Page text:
Local governments in North Carolina sometimes legislate their own rules for employers within their jurisdictions.
For example, Durham County and the city of Durham have living-wage laws stipulating higher pay than the state minimum wage ($6.15 per hour) while Orange County has its own human rights ordinance:
- Durham County: County employees and contractors on county contracts must pay an hourly wage equal to a figure 7.5% above the federal poverty rate for a family of four. As of August 2007, that figure was $10.67 per hour.
- Durham: Contractors performing work on city contracts must pay their employees at least as much as the lowest-paid city employee earns. Currently, that figure is $10.10 per hour.
- Orange County: The county’s human rights ordinance bars employment discrimination due to color, religion, sex, national origin, age, disability, familial status, marital status, sexual orientation and veteran status. Employees may file discrimination complaints with the Orange County Human Relations Commission.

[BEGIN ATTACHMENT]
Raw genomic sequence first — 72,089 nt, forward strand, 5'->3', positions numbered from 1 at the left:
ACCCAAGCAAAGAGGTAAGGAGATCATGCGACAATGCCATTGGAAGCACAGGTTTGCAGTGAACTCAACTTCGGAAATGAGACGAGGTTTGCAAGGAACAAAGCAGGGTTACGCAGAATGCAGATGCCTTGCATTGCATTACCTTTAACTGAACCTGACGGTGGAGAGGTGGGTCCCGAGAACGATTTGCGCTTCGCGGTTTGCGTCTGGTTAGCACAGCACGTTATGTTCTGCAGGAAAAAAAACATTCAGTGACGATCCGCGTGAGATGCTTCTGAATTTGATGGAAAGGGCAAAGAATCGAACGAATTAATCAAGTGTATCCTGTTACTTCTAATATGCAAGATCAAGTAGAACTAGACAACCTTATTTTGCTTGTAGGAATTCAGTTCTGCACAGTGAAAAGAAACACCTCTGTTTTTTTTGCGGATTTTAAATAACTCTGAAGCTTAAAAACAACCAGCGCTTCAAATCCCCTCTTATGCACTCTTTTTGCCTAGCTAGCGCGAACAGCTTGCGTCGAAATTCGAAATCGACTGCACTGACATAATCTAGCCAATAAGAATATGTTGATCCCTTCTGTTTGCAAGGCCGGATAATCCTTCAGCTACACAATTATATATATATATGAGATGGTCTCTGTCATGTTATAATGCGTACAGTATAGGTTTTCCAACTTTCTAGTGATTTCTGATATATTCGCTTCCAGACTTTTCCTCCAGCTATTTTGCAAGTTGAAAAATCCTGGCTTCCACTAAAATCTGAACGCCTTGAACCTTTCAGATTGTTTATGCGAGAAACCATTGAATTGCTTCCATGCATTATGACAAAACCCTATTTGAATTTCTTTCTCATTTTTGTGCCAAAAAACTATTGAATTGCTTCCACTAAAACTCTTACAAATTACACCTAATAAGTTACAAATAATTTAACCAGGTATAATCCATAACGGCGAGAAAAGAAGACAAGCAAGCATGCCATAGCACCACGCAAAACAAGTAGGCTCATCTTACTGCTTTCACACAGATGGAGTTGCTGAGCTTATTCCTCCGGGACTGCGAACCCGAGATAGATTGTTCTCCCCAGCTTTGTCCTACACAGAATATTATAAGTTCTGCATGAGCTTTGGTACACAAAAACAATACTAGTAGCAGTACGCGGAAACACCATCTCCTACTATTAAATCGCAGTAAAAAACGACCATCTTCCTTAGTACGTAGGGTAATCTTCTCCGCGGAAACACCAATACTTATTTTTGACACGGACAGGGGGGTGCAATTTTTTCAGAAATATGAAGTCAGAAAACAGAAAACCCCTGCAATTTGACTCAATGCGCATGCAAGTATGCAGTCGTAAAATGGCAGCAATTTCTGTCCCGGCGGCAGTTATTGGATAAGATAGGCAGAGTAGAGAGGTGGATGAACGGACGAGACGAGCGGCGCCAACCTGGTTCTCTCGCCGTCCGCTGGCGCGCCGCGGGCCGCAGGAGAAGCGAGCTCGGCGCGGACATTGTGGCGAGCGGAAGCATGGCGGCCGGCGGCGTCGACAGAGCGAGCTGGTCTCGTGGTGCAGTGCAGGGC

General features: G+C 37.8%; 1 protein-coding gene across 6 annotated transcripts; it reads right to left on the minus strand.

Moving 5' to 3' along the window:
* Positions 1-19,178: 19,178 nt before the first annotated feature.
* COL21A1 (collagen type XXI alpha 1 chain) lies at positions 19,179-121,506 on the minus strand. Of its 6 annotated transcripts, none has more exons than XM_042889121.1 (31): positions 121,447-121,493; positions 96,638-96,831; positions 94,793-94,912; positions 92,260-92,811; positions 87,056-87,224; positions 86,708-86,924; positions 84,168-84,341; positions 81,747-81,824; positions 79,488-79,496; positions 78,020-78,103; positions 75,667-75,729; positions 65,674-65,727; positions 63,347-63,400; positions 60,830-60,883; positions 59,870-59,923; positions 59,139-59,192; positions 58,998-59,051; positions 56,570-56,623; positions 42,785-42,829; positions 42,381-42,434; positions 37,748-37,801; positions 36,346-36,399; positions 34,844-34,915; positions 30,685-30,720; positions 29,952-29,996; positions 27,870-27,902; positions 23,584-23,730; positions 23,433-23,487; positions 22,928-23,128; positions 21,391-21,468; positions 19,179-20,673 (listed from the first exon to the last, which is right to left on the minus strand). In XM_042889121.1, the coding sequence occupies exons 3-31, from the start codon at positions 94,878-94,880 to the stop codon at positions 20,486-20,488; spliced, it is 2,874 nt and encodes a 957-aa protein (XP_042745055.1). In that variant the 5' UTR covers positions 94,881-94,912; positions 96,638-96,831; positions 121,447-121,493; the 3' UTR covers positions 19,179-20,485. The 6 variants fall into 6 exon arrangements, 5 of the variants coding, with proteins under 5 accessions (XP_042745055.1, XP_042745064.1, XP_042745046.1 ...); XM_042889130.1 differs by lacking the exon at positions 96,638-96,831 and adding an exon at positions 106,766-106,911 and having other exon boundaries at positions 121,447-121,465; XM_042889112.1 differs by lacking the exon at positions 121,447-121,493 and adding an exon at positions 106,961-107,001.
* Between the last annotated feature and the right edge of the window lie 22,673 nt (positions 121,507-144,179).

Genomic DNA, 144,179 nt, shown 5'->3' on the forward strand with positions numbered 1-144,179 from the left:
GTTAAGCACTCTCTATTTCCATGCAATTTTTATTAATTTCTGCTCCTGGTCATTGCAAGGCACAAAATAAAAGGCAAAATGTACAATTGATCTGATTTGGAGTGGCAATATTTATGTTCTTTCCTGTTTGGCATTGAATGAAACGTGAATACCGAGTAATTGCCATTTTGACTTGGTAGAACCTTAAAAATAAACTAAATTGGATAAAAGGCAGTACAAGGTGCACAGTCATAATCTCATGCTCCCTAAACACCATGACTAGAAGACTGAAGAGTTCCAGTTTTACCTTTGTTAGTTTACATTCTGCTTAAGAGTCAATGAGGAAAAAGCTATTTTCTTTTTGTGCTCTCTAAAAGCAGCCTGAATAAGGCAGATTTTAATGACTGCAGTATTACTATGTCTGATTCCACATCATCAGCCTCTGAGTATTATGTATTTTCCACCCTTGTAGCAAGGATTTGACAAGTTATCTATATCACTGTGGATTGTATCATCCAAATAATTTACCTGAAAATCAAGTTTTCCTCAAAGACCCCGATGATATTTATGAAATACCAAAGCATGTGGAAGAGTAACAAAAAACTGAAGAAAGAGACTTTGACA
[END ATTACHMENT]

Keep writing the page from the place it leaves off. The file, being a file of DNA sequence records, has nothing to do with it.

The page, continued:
Like what you've read? ...Republish it and share great business tips!
Attention: Readers, Publishers, Editors, Bloggers, Media, Webmasters and more...
We believe great content should be read and passed around. After all, knowledge IS power. And good business can become great with the right information at their fingertips. If you'd like to share any of the insightful articles on BusinessManagementDaily.com, you may republish or syndicate it without charge.
The only thing we ask is that you keep the article exactly as it was written and formatted. You also need to include an attribution statement and link to the article.
" This information is proudly provided by Business Management Daily.com: http://www.businessmanagementdaily.com/3428/local-ordinances-in-north-carolina "
- Documentation is key to winning bias lawsuits--along with clear policies, thorough investigations
- Remind managers: They may be personally liable for discrimination under obscure law
- Overexposed meat manager costs supermarket $300,000
- Compass sent retirement funds the wrong way
- Dueling employee associations don't prove discrimination